Special prosecutor to investigate Michigan GOP candidate
A special prosecutor in Michigan has been appointed to investigate whether the Republican candidate for attorney general and others should be criminally charged for their attempts to gain access to voting machines after the 2020 election.
The office of Democratic attorney general Dana Nessel last month asked the Prosecuting Attorneys Coordinating Council, a state agency, to consider charges against nine people, including Republican Matthew DePerno, her opponent in the November election. Nessel's office cited a potential conflict of interest because of the upcoming election.
The executive director of the council on Thursday said D.J. Hilson, the prosecuting attorney in Muskegon County, would handle the case. Hilson, a Democrat, was first elected to office in 2012.
A phone call to DePerno's campaign manager seeking comment was not immediately returned. He has previously said the claims were “purely based on political prosecution.” The Kalamazoo attorney also said that “90% of the facts that (Nessel) lays out, that she calls facts in her petition, are either false or I have no knowledge of what she’s talking about.”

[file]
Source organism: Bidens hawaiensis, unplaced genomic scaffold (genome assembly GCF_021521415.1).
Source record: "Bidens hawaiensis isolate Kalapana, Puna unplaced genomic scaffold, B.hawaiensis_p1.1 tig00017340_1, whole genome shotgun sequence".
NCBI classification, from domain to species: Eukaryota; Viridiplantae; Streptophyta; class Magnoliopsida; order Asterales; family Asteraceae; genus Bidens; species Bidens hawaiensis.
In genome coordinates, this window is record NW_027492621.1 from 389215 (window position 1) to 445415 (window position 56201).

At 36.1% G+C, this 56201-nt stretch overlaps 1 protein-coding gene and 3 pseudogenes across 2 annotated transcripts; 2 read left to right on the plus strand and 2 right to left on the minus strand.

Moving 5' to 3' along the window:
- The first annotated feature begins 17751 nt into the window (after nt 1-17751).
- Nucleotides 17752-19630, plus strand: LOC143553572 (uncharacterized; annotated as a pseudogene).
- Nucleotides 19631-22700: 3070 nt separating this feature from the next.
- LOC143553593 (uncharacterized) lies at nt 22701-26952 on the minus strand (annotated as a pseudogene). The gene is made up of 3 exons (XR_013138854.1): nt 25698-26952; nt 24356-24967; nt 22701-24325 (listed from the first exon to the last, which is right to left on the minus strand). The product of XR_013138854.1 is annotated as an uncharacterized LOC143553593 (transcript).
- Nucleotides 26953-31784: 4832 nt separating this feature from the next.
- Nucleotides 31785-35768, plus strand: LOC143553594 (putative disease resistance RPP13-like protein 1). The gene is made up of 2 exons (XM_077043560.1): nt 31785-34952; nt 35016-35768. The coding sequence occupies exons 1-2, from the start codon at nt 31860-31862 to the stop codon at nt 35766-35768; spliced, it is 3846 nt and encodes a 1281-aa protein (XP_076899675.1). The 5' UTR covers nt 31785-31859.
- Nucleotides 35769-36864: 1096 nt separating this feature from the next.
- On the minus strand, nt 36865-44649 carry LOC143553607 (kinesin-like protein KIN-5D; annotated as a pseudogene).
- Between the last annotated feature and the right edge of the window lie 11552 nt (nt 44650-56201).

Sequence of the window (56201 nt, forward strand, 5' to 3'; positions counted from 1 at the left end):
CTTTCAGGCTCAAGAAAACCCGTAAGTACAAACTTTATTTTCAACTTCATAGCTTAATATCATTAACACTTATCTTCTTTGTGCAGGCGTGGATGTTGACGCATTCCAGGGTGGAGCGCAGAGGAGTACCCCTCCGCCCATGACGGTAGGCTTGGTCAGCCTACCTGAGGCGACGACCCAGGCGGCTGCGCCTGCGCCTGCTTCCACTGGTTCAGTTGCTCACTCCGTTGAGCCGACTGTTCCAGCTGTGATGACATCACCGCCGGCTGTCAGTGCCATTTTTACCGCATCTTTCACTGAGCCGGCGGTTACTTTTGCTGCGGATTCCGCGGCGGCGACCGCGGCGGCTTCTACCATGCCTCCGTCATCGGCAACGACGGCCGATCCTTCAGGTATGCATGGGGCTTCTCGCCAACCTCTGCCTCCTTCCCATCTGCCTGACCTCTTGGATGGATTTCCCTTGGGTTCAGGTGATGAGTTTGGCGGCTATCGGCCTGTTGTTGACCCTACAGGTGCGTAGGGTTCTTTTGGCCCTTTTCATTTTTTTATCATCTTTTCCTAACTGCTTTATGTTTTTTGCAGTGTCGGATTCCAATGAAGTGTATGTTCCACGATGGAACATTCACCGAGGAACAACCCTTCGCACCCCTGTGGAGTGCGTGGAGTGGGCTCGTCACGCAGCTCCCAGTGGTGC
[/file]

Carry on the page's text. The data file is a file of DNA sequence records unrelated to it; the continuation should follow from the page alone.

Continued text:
DePerno and the others named in the Michigan documents are among the people nationwide who are facing legal implications for embracing former President Donald Trump’s lie that the 2020 election was stolen. A Colorado county clerk this week pleaded not guilty to charges she allowed an unauthorized person to break into her county’s election system in search of proof of Trump’s conspiracy theories.
DePerno built his political reputation — and snagged an early endorsement from Trump — by pushing Trump's unsubstantiated election fraud claims. Trump lost the election in Michigan by some 154,000 votes, an outcome that has been upheld by multiple investigations, including one by the GOP-led state Senate.
DePerno won state party members’ nomination for attorney general over a former Michigan House speaker who narrowly lost to Nessel in 2018.
Allegations made public last month named DePerno as one of the “prime instigators” of a plan to get improper access to voting machines and use them to dispute the 2020 presidential outcome.
According to documents released by Nessel’s office, five vote tabulators were taken from Roscommon and Missaukee counties in northern Michigan, and Barry County in western Michigan. Investigators found others in the group broke into the tabulators and performed “tests” on the equipment.
“It was determined during the investigation that DePerno was present at a hotel room during such ‘testing,’” a petition to the prosecutors’ council said.
Obtaining undue possession of a voting machine used in an election is a felony punishable by five years in prison.